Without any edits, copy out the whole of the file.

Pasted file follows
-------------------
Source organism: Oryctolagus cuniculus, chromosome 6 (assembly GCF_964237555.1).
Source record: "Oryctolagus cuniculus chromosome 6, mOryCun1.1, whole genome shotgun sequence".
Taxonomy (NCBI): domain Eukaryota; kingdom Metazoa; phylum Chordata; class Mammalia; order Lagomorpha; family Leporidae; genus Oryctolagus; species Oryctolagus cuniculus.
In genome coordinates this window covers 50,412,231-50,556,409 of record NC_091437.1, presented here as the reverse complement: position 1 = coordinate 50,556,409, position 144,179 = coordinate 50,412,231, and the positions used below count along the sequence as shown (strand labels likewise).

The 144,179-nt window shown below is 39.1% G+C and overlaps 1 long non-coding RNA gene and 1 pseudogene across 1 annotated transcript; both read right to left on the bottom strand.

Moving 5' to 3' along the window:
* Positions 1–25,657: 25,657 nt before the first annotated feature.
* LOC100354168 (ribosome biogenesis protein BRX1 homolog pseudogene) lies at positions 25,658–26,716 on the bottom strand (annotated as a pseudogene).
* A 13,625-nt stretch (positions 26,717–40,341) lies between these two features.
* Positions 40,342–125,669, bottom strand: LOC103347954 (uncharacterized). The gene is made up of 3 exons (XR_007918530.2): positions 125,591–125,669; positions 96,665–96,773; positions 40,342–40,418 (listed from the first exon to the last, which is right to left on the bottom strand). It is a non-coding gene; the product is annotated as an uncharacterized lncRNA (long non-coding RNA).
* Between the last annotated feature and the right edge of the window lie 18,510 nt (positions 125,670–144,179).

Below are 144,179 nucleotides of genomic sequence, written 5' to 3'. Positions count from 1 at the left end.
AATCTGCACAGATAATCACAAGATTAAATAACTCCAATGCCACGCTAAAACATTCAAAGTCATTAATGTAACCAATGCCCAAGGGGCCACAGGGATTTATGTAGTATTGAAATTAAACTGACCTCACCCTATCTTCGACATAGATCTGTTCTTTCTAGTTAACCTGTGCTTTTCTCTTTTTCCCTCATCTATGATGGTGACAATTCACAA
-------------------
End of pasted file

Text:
Source organism: Oryctolagus cuniculus, chromosome 6 (assembly GCF_964237555.1).
Source record: "Oryctolagus cuniculus chromosome 6, mOryCun1.1, whole genome shotgun sequence".
Taxonomy (NCBI): domain Eukaryota; kingdom Metazoa; phylum Chordata; class Mammalia; order Lagomorpha; family Leporidae; genus Oryctolagus; species Oryctolagus cuniculus.
In genome coordinates this window covers 50,412,231-50,556,409 of record NC_091437.1, presented here as the reverse complement: position 1 = coordinate 50,556,409, position 144,179 = coordinate 50,412,231, and the positions used below count along the sequence as shown (strand labels likewise).

The 144,179-nt window shown below is 39.1% G+C and overlaps 1 long non-coding RNA gene and 1 pseudogene across 1 annotated transcript; both read right to left on the bottom strand.

Moving 5' to 3' along the window:
* Positions 1–25,657: 25,657 nt before the first annotated feature.
* LOC100354168 (ribosome biogenesis protein BRX1 homolog pseudogene) lies at positions 25,658–26,716 on the bottom strand (annotated as a pseudogene).
* A 13,625-nt stretch (positions 26,717–40,341) lies between these two features.
* Positions 40,342–125,669, bottom strand: LOC103347954 (uncharacterized). The gene is made up of 3 exons (XR_007918530.2): positions 125,591–125,669; positions 96,665–96,773; positions 40,342–40,418 (listed from the first exon to the last, which is right to left on the bottom strand). It is a non-coding gene; the product is annotated as an uncharacterized lncRNA (long non-coding RNA).
* Between the last annotated feature and the right edge of the window lie 18,510 nt (positions 125,670–144,179).

Below are 144,179 nucleotides of genomic sequence, written 5' to 3'. Positions count from 1 at the left end.
AATCTGCACAGATAATCACAAGATTAAATAACTCCAATGCCACGCTAAAACATTCAAAGTCATTAATGTAACCAATGCCCAAGGGGCCACAGGGATTTATGTAGTATTGAAATTAAACTGACCTCACCCTATCTTCGACATAGATCTGTTCTTTCTAGTTAACCTGTGCTTTTCTCTTTTTCCCTCATCTATGATGGTGACAATTCACAA